In the United States, the plant was not well known until after the 1900s. In 1959, the plant was first studied for its ability to fight bacteria. Extracts of St. John's wort have become extremely popular in the United States. Since its interactions with other drugs have been discovered, there are more concerns about its potential dangers. Ireland, for instance, banned over-the-counter sales of the herb in 2000. It is still available by prescription there.

What is the evidence?

Clinical trials have shown that St. John’s wort is effective in treating mild to moderate depression and causes fewer side effects than older standard antidepressants (tricyclics or TCAs).

Researchers are uncertain about how St. John's wort works to relieve depression. Hypericin was first recognized as its active ingredient, but newer information indicates that hyperforin, another compound in the herb, also plays an important role.

One review that analyzed 23 randomized clinical trials concluded that St. John’s wort was more effective than a placebo, or inactive substance, for the treatment of mild to moderate depression and was found to be as effective as standard antidepressants. A more recent review of controlled, double-blinded studies reached a similar conclusion. However, the review authors reported that there were problems with the way the studies were designed and analyzed.

In 2004, a German group analyzed 30 studies that looked at St. John’s wort for mild to moderate depression and found that the herb compared well to newer antidepressants. In the studies looking at mild depression, patients taking St. John’s wort sometimes had better results than with standard treatment.

Studies are mixed with regard to its effectiveness in treating severe depression, but recent clinical trials suggest that it does not work as well. The US National Institutes of Health—in cooperation with the Office of Alternative Medicine, the National Institute of Mental Health, and the Office of Dietary Supplements—launched a double-blind, controlled clinical trial using St. John's wort in the treatment of patients with major depression. A total of 340 adult patients were followed over a period of 2 to 6 months. The study compared the effects of St. John’s wort, a placebo, and a newer antidepressant called sertraline. The study showed that neither the St. John’s wort nor the sertraline was more effective than the placebo. This and similar studies suggest that St. John’s wort may not be effective for moderate to severe depression, although this study was criticized because the approved antidepressant also showed no benefit.

St. John’s wort has also been studied as a treatment for attention-deficit/hyperactivity disorder. A recent clinical trial for this condition found St. John’s wort to be no different from placebo.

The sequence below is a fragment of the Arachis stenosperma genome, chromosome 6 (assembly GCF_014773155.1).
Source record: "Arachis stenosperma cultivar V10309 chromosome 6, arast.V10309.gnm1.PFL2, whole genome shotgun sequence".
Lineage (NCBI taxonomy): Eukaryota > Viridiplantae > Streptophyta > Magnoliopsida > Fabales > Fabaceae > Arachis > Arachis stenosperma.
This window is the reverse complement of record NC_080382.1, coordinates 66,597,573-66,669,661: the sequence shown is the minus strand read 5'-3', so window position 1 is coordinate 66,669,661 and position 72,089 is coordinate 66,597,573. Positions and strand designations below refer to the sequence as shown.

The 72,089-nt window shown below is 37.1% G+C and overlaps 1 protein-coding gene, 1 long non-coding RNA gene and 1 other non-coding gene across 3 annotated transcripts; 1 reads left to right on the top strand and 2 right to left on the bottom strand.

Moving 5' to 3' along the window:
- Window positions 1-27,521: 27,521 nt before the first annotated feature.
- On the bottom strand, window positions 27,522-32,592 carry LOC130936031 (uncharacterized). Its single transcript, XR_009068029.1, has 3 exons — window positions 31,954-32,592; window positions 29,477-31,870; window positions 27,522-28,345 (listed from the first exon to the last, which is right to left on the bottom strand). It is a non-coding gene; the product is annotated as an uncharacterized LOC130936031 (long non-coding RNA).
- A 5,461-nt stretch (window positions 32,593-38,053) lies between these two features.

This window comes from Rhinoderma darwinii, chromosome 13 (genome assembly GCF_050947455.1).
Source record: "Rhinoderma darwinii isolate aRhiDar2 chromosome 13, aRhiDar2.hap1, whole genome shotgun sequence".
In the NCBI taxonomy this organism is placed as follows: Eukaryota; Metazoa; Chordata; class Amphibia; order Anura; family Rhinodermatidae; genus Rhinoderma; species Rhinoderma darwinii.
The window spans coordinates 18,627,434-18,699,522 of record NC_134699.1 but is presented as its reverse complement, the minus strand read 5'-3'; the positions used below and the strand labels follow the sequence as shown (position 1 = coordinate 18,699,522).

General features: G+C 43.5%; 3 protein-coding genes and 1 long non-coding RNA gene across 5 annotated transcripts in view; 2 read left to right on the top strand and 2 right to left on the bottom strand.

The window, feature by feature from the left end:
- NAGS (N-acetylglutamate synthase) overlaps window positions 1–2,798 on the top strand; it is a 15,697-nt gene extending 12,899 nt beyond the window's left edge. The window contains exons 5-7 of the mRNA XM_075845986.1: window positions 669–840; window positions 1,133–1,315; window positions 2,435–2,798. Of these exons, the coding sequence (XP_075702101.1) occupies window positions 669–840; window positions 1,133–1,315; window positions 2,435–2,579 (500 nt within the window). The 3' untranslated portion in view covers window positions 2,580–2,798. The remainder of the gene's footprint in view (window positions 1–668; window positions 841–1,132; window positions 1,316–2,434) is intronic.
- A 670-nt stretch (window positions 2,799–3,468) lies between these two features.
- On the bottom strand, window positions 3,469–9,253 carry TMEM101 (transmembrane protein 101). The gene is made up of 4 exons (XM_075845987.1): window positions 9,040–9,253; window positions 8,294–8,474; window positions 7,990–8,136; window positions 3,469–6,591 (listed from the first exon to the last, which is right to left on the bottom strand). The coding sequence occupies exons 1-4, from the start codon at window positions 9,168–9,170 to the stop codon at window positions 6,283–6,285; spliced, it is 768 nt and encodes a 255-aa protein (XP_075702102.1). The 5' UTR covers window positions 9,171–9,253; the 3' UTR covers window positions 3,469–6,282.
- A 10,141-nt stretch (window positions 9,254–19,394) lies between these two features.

New studies are looking more closely at the interaction of St. John’s wort with birth control pills and strong pain medicines called opioids. St. John’s wort is also being studied to find out whether it helps in the treatment of minor depression, social phobia, and obsessive-compulsive disorder.

One non-randomized clinical trial suggested that St. John’s wort may have potential in helping people to stop smoking. This is an interesting idea, as other antidepressants have been useful in smoking cessation. However, additional study is needed before St. John’s wort can be considered to be effective in this situation.

A few laboratory studies are testing some substances from St. John’s wort as a cancer treatment. However, this research is quite preliminary, and no clinical studies have been reported.

Are there any possible problems or complications?

This product is sold as a dietary supplement in the United States. Unlike companies that produce drugs (which must provide the FDA with results of detailed testing showing their product is safe and effective before the drug is approved for sale), the companies that make supplements do not have to show evidence of safety or health benefits to the FDA before selling their products. Supplement products without any reliable scientific evidence of health benefits may still be sold as long as the companies selling them do not claim the supplements can prevent, treat, or cure any specific disease. Some such products may not contain the amount of the herb or substance that is written on the label, and some may include other substances (contaminants). Though the FDA has written new rules to improve the quality of manufacturing processes for dietary supplements and the accurate listing of supplement ingredients, these rules do not take full effect until 2010. And, the new rules do not address the safety of supplement ingredients or their effects on health when proper manufacturing techniques are used.